As the album's opener, it seemed to plough a very different furrow to that which was originally intended. Clearly Blur had written some hits. But there was that dark underbelly creeping through the whole thing. Advert comes charging out of the gates with a cheery little keyboard riff lighting the way, but Damon rails against the all-consuming marketing messages towering over him while he waits for his Tube: "I need fast relief from aches and stomach pains."

And that's what 'Modern Life Is Rubbish' is all about - modern life being, basically, well, rubbish. The should've-been-a-single Star Shaped tells of an average bloke questioning his place in the world; Coping is about the feeling of losing control of one's life; and the enchanting Blue Jeans is a lazy shopping trip with your girlfriend with a hint of boredom and mundanity creeping in.

But for me, there's one enormous standout that will forever be my favourite Blur song[1]. Oily Water was the first new post-'Leisure' track to be recorded. It sounded like nothing Blur recorded before, or indeed since. It's murky and polluted, Graham's guitar rippling like filthy sludge while Damon's voice, almost lost in the depths of the mire, crackles through a megaphone. The cacophonous, abrasive roar that repeats to the song's conclusion accentuates the discomfort, not even Graham's soaring "ooohs" lighten the mood. In fact, they merely serve to heighten the tumult. Perhaps what makes Oily Water even more astonishing is that the album version is the original demo. It was never re-recorded - that first take deemed as good as it could get. A brave decision perhaps, but for me possibly the best of the band's entire career.

It's not perfect, though even the best things in life are a little imperfect. Aside from the completely unnecessary instrumentals Intermission and Commercial Break, Turn It Up wouldn't be greatly missed. In fact Damon always hated it. There are numerous songs from the original scrapped album - many of which were issued as b-sides - that could have taken the places of these, perhaps the most feted of them being Young & Lovely which turned up on one of the Chemical World CD singles. But that pretty much sums up 'Modern Life...' - most of it is brilliant, much of it is gloomy, and some of it even resigned, but there remains a sense of "what if..." How's that for a metaphor for real life?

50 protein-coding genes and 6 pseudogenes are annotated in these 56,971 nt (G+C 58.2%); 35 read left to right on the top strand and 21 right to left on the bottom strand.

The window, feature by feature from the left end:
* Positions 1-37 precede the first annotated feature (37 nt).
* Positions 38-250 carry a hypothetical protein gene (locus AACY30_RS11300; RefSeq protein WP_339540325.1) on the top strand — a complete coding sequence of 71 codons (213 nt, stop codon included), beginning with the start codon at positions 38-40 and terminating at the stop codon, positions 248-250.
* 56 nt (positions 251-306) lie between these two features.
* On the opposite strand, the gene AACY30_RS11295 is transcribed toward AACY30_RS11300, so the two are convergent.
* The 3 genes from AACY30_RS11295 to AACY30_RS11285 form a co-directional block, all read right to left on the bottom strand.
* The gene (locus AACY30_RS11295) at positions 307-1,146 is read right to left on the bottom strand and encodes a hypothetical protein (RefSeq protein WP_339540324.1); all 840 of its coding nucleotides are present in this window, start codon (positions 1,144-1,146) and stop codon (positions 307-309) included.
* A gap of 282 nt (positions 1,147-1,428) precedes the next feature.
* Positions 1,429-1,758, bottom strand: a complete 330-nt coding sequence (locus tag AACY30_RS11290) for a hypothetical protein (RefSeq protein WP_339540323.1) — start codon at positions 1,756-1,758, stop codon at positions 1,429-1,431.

Soundtrack:

Here's the hugely enjoyable video for For Tomorrow:



And for the hell of it, here's the one that got away, the utterly fabulous forgotten single Popscene:



[1] For Tomorrow is second, btw.

Wednesday, 4 May 2016

Welsh Wednesday #85

Paid A Meddwl by Y Reu

Sometimes I wonder how big some Welsh bands could be if they performed in English. Not that I'd ever say anything against any act that chooses to perform in its native language; it's just that, with one or two very rare exceptions, you won't see or hear anything from non-English language acts in the mainstream UK or American media.

Take Y Reu, for example. Here's an incredibly impressive young five-piece from Caernarfon who sound like they could be the missing link between the electro-swagger of Kasabian and the bolshy heaviness of Royal Blood. They have a very "now" sound, yet you've probably never heard of them, and until they break out of Wales you probably never will. How the rest of the world is missing out just because our media doesn't believe the Welsh have anything to offer in their own language.

Y Reu (trans. The Grass) have only released a double A-sided single and an EP to date, but have played pretty much every festival in Wales in the last couple of years. Paid a Meddwl (trans. Don't Think - or something like that) is a frenetic couple of minutes, possibly their loudest to date, but a real blast of fresh air.





Monday, 2 May 2016

Drip drip drip drip drip kinda' like...

The Kills are about to drop their fifth album 'Ash & Ice', their first in five years. In the interim period, Alison Mosshart has been working with Jack White in the Dead Weather, and Jamie Hince had an accident which made him lose the use of one of his fingers, forcing him to learn to play guitar again. Oh and then there's the small matter of him marrying Kate Moss.

Here's the teriffic title track from their second album 'No Wow' which still sounds awesome to these ears. I also think they remain the coolest looking band around.


Soundtrack: